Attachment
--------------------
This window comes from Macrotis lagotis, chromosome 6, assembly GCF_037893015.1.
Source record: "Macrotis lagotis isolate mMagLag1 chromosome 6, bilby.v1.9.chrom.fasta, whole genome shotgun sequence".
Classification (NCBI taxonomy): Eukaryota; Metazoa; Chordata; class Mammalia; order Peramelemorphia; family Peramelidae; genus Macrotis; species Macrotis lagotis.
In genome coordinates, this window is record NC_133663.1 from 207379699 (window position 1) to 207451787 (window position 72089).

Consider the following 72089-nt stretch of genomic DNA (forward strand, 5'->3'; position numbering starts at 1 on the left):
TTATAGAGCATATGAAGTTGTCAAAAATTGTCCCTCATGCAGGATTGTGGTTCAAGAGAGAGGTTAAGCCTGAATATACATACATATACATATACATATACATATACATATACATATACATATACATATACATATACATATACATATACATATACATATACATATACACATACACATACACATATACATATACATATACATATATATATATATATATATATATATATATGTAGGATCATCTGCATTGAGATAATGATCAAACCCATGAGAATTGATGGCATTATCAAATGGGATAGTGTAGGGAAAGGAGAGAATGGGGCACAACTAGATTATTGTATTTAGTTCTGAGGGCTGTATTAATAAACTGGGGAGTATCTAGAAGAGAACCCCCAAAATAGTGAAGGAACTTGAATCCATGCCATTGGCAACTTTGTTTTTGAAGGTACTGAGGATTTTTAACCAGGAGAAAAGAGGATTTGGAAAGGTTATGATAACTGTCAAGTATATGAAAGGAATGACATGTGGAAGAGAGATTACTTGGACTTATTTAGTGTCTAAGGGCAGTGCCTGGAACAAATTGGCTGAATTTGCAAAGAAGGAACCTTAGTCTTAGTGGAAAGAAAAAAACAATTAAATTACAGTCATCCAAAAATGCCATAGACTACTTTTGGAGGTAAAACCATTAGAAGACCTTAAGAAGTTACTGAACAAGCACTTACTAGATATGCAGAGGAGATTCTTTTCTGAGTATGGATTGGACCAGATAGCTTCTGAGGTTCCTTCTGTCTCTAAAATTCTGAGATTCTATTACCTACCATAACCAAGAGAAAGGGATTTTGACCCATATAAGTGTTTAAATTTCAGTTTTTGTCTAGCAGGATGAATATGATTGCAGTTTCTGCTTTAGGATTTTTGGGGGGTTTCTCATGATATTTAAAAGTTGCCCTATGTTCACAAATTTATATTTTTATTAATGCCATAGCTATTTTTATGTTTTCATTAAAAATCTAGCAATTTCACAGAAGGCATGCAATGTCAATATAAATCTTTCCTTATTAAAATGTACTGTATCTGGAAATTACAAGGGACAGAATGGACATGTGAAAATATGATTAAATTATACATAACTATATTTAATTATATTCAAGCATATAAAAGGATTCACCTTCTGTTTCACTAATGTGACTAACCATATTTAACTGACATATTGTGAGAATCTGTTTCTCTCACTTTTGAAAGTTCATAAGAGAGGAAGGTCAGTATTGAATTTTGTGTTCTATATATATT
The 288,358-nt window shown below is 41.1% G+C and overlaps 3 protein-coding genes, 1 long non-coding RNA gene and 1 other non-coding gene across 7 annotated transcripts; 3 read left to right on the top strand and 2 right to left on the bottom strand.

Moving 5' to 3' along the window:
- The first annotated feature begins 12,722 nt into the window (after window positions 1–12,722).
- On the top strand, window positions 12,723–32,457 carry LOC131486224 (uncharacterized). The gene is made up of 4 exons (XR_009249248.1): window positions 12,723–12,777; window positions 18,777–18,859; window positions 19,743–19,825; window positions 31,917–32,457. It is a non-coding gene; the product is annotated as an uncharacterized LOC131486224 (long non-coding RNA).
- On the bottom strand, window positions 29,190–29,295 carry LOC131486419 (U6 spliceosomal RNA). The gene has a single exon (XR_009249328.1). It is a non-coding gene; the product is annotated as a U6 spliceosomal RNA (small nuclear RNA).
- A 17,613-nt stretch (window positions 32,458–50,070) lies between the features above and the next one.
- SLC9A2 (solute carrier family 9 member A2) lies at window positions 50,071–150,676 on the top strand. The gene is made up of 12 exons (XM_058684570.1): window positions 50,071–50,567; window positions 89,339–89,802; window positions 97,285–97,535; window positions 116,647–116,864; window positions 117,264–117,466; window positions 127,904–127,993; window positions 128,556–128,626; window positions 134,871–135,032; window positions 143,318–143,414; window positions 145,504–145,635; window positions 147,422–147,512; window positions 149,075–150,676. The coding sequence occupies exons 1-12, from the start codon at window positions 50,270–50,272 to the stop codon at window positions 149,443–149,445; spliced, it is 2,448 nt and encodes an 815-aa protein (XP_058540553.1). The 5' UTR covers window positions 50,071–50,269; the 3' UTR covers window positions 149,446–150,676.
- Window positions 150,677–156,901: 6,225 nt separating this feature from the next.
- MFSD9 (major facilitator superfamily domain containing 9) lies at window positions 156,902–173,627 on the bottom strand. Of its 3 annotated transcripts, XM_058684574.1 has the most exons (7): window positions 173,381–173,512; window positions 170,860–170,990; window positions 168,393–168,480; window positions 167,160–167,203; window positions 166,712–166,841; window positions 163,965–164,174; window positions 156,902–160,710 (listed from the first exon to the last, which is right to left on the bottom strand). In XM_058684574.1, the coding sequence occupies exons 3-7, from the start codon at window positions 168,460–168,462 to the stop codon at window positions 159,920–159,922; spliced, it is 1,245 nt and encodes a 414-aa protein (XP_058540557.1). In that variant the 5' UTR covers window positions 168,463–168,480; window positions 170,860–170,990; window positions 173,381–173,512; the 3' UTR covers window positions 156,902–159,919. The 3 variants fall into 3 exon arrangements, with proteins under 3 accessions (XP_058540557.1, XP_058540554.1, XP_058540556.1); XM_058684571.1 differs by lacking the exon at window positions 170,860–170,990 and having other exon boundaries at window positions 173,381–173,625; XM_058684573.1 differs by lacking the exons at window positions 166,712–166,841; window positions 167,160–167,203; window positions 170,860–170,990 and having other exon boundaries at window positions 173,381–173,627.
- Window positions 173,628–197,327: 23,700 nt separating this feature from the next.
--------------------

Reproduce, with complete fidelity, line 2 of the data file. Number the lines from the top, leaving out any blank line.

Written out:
Source record: "Macrotis lagotis isolate mMagLag1 chromosome 6, bilby.v1.9.chrom.fasta, whole genome shotgun sequence".